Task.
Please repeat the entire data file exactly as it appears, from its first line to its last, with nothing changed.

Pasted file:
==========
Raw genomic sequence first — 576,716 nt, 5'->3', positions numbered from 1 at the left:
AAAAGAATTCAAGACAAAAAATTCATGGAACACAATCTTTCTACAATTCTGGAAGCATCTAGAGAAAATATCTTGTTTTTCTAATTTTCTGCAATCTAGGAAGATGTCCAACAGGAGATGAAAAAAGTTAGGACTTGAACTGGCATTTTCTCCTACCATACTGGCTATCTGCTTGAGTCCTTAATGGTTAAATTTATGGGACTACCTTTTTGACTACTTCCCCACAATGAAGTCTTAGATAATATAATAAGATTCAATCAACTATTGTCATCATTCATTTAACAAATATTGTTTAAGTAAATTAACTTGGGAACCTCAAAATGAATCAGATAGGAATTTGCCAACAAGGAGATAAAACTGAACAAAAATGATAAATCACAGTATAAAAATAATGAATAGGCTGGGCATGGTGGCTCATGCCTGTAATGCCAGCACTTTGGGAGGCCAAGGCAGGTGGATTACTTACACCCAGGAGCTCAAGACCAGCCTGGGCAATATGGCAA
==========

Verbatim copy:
Raw genomic sequence first — 576,716 nt, 5'->3', positions numbered from 1 at the left:
AAAAGAATTCAAGACAAAAAATTCATGGAACACAATCTTTCTACAATTCTGGAAGCATCTAGAGAAAATATCTTGTTTTTCTAATTTTCTGCAATCTAGGAAGATGTCCAACAGGAGATGAAAAAAGTTAGGACTTGAACTGGCATTTTCTCCTACCATACTGGCTATCTGCTTGAGTCCTTAATGGTTAAATTTATGGGACTACCTTTTTGACTACTTCCCCACAATGAAGTCTTAGATAATATAATAAGATTCAATCAACTATTGTCATCATTCATTTAACAAATATTGTTTAAGTAAATTAACTTGGGAACCTCAAAATGAATCAGATAGGAATTTGCCAACAAGGAGATAAAACTGAACAAAAATGATAAATCACAGTATAAAAATAATGAATAGGCTGGGCATGGTGGCTCATGCCTGTAATGCCAGCACTTTGGGAGGCCAAGGCAGGTGGATTACTTACACCCAGGAGCTCAAGACCAGCCTGGGCAATATGGCAA